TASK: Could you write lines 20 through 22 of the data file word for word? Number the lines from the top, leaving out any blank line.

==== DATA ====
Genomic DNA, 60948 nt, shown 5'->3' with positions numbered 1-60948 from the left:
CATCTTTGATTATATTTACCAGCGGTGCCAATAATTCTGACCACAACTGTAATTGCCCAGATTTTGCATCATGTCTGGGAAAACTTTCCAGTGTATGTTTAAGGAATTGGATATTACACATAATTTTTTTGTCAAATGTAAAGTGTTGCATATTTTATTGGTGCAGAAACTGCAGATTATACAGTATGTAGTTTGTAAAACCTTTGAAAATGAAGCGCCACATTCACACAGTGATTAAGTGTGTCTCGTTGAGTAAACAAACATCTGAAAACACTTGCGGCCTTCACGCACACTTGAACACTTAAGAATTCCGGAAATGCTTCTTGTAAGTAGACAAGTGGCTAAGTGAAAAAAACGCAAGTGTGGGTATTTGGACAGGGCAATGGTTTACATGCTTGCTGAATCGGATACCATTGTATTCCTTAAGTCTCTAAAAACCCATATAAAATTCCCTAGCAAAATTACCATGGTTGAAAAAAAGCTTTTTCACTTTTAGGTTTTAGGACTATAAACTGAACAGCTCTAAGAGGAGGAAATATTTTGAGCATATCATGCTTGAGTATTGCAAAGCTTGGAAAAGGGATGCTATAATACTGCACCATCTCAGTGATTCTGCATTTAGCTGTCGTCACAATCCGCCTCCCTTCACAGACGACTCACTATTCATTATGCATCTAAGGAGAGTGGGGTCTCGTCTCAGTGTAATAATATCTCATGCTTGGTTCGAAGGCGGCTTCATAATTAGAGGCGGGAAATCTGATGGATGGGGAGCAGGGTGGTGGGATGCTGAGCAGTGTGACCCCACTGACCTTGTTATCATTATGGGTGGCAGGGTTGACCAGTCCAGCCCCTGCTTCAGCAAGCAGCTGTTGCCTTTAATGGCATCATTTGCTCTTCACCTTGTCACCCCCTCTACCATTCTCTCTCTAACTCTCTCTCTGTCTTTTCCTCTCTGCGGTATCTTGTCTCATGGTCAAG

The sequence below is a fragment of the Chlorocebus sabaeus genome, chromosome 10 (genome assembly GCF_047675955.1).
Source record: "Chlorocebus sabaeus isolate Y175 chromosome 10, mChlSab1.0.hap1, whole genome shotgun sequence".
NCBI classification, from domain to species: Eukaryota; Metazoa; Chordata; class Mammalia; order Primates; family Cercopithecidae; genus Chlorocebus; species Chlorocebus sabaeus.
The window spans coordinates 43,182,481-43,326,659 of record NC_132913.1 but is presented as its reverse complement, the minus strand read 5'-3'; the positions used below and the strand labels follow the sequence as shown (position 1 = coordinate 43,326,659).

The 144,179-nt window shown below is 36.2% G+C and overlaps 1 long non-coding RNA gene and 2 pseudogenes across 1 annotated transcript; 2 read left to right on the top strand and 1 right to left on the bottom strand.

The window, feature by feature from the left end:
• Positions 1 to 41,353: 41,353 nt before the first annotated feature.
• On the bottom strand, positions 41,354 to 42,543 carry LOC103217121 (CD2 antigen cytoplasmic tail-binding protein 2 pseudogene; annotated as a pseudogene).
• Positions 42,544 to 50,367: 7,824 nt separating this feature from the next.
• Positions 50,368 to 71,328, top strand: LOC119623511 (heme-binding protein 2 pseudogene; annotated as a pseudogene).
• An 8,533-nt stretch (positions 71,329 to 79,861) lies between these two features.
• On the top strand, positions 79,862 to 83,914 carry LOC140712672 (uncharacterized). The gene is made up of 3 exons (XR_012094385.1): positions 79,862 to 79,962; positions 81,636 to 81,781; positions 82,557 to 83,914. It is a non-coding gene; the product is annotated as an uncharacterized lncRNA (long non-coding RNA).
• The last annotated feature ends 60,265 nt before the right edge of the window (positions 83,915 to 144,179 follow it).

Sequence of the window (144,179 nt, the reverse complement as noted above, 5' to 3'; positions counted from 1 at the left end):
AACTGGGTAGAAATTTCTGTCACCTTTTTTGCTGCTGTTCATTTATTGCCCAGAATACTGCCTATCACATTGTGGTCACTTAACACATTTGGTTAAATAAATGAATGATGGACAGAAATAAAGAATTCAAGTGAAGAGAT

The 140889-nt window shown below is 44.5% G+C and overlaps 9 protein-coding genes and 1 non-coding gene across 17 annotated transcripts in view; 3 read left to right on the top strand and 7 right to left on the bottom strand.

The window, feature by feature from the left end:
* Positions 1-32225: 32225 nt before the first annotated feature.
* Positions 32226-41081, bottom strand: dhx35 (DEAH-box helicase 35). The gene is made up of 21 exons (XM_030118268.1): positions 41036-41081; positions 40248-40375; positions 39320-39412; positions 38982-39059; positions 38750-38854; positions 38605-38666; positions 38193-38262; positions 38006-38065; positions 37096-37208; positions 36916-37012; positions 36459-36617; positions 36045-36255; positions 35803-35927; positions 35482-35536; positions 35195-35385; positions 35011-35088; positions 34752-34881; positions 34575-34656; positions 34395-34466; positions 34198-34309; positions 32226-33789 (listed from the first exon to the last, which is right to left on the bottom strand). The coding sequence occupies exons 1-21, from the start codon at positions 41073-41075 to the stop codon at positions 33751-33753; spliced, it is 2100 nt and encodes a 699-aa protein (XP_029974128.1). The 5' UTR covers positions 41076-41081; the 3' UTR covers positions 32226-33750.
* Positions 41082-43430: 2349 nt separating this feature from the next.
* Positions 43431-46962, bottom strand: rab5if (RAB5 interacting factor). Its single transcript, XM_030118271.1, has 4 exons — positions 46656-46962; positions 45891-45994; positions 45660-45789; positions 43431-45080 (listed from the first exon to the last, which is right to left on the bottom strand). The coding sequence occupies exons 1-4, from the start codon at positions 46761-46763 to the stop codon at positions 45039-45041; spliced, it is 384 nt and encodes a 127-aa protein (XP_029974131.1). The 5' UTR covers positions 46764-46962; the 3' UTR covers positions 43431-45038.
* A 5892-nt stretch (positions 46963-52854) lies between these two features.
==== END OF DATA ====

* Positions 1-32225: 32225 nt before the first annotated feature.
* Positions 32226-41081, bottom strand: dhx35 (DEAH-box helicase 35). The gene is made up of 21 exons (XM_030118268.1): positions 41036-41081; positions 40248-40375; positions 39320-39412; positions 38982-39059; positions 38750-38854; positions 38605-38666; positions 38193-38262; positions 38006-38065; positions 37096-37208; positions 36916-37012; positions 36459-36617; positions 36045-36255; positions 35803-35927; positions 35482-35536; positions 35195-35385; positions 35011-35088; positions 34752-34881; positions 34575-34656; positions 34395-34466; positions 34198-34309; positions 32226-33789 (listed from the first exon to the last, which is right to left on the bottom strand). The coding sequence occupies exons 1-21, from the start codon at positions 41073-41075 to the stop codon at positions 33751-33753; spliced, it is 2100 nt and encodes a 699-aa protein (XP_029974128.1). The 5' UTR covers positions 41076-41081; the 3' UTR covers positions 32226-33750.
* Positions 41082-43430: 2349 nt separating this feature from the next.